It's happened to all of us (especially those of you reading this) - you have an experience with a certain car that leaves you hopelessly in love with it for the rest of your days. For Greg Yamamoto, that experience was going for a ride in his cousin's RA21 Toyota Celica when he was just seven years old. Some years have passed and now Greg is building an RA21 Celica of his own, resto-mod style! And just like Greg's cousin, we're bringing you along for the ride in part one of a multi-part build series!
Greg begins with a big part of what made that ride-along so fun when he was a child: the engine. Like his cousin's, Greg's Celica will have an 18R-G engine, an 8-valve DOHC engine co-developed with Yamaha and designed for battle. In Japan, Celica's equipped with the 18R-G faced off against the likes of Skylines and RX3s on street and rally circuits back in the day. An 18R-G in good shape can be hard to find, but thanks to Greg's friend Chris Myer at CyberAuto.com a mill was sourced for the project.
While the 18R-G is potent on its own Greg will add an extra 30mm to the engine's bore to fit Arias pistons that measure in at a whopping 92mm. These slugs plus a Kameari metal head gasket bring the compression ratio up to 12.5:1, which means this engine will likely be its happiest at high RPMs. A set of custom made Isky Racing camshafts make sure the oversized valves stay open wide enough and long enough to let the 18R-G breathe efficiently while ARP head studs, main bolts and rod studs keep everything from flying apart. Finally, to make sure all these moving parts don't rub each other the wrong way, Greg sourced an original TRD high-volume oil pump to keep things lubricated and cool.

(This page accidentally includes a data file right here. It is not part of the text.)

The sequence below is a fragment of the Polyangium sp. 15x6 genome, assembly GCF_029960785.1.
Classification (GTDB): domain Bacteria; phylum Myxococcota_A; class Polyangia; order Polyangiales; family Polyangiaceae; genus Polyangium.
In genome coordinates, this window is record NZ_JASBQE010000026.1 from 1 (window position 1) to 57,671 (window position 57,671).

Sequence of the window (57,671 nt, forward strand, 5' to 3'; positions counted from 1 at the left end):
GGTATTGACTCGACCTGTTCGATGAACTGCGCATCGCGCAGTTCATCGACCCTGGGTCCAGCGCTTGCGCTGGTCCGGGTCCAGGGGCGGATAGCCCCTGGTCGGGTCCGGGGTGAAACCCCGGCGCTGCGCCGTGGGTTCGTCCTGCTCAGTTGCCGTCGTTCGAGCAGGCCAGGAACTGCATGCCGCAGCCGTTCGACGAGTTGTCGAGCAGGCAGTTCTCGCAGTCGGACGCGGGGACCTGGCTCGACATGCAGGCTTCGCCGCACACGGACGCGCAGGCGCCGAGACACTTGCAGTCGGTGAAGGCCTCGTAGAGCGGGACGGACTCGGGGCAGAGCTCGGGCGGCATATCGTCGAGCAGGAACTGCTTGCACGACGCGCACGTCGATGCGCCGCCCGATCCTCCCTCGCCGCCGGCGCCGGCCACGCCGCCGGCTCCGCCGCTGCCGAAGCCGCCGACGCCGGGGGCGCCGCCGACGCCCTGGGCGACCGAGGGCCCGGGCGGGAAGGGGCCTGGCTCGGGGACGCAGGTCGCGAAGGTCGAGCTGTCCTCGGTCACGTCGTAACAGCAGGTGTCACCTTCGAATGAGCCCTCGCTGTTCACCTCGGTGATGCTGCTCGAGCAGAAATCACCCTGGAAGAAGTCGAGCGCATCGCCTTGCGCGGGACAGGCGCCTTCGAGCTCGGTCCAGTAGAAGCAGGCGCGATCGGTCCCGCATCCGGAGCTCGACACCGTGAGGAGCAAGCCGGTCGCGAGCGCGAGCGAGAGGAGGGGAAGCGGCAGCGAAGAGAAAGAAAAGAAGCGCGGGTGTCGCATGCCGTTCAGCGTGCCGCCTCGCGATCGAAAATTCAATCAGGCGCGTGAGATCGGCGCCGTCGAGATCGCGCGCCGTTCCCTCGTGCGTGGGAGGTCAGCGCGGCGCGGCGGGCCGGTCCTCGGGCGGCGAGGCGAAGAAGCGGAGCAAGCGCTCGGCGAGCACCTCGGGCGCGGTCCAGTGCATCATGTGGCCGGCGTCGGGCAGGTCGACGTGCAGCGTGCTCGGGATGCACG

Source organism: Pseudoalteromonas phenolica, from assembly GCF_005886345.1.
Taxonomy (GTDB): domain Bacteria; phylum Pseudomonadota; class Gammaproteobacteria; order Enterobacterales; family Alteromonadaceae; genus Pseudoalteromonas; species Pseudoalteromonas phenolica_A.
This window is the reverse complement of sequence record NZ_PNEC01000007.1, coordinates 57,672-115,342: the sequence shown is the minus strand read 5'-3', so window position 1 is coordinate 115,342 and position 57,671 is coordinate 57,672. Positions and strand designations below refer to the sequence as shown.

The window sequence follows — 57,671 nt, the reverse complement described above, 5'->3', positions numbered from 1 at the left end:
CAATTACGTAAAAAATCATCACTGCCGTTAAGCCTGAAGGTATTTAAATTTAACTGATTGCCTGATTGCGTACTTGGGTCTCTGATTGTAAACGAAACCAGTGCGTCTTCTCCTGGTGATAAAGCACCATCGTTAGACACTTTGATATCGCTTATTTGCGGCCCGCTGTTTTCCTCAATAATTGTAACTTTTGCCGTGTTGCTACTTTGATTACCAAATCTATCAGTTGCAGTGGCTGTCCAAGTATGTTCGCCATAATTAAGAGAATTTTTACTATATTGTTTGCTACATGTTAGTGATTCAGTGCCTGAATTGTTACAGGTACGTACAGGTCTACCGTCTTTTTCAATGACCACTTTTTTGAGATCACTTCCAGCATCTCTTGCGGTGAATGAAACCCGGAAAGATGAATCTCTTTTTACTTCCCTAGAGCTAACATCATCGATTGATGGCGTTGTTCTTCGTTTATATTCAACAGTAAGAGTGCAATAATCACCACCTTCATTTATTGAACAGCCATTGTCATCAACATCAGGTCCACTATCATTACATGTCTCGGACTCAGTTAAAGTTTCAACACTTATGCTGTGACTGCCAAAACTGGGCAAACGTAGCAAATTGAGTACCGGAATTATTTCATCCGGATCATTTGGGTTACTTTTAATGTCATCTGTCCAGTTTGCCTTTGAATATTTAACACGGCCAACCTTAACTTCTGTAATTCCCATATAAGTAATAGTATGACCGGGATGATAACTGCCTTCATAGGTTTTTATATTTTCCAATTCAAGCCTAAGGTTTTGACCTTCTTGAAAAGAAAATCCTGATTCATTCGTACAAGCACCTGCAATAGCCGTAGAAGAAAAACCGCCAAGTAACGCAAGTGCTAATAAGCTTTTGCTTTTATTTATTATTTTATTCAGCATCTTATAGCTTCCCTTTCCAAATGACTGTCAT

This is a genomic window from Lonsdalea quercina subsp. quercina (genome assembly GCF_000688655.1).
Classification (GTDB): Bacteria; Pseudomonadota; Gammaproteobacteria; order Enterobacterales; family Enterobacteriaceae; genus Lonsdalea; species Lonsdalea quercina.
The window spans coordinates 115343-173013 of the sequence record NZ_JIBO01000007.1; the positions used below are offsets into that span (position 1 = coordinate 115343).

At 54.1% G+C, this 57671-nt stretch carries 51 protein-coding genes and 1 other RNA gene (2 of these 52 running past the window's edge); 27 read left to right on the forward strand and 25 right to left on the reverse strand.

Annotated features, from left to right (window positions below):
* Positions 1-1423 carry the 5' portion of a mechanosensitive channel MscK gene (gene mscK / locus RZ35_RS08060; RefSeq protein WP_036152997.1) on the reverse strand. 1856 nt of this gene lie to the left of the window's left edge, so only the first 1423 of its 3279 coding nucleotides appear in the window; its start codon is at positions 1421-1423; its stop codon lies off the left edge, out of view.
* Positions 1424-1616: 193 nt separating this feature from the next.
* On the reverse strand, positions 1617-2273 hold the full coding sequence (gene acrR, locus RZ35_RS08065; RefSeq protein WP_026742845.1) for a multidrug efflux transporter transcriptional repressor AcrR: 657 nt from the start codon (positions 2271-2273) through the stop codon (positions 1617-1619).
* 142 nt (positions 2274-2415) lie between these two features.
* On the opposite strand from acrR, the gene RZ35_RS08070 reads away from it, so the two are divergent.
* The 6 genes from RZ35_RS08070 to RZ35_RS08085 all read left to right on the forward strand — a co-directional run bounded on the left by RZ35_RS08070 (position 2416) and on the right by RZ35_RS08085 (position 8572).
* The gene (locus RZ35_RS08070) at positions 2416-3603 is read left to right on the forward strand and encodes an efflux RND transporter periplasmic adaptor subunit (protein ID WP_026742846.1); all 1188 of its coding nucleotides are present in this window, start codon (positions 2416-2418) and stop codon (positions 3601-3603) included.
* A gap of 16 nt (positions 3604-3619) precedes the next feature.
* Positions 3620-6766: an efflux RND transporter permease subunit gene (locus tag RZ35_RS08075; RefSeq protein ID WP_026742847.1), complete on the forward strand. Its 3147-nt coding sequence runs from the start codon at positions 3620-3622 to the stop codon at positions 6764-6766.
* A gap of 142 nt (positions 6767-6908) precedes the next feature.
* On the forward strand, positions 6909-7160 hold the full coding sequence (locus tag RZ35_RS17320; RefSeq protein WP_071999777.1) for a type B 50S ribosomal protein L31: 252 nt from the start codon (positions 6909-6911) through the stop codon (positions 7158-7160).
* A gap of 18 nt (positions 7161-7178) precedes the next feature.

Having a screaming high-rpm engine is great but we all know that it means nothing without a way to translate its power to the wheels. That task will be left up to a genuine rear differential from a Mark 1 Supra. This rear-end swap is actually pretty common for RA21-22 Celica builds. Why? Because it adds three benefits: it has a better gear ratio than the stock rear end, it can accept stronger rear axles, and it comes with disc brakes in the rear.
The suspension for this build will combine some modifications of the stock hardware, some modern parts, and a bit of fabrication. All of it will amount to a classic Celica that will sit super low just as well as any modern import sports car. A 40mm section was cut out from the stock front struts to allow the use of first-gen Tokico Toyota MR2 rear strut cartridges. Strut collars were fitted to prevent the cartridges from moving around inside the struts. This was all made possible through the use of Techno Toy Tuning (AKA "T3") weld-on kit and allows Greg to dial in an even lower stance than what would have been possible with the stock setup. For the rear suspension, Greg simply cut the factory springs and utilized Tokico shocks.
To guys like Greg form follows function, but he also knows there is nothing wrong with a little bit of form for form's sake every now and then. Besides, a little cosmetic work needs to be done to address the "mod" of this "resto-mod" build. The first thing Greg took care of was shaving off all the emblems and trim to give the body a more clean, sleek look. A set of C-pillar sail panels, or "those ribbed looking things" as Greg refers to them, were fitted on as well, further adding to the vintage look. Then the sail panels, gas cap, and hood vents were all painted in Acura TSX Anthracite gray from Automotive Touch Up. Whew - looking back a lot was addressed and this is just part one of a multi-part build! Stay tuned to see where Greg's Celica resto-mod passion project goes next!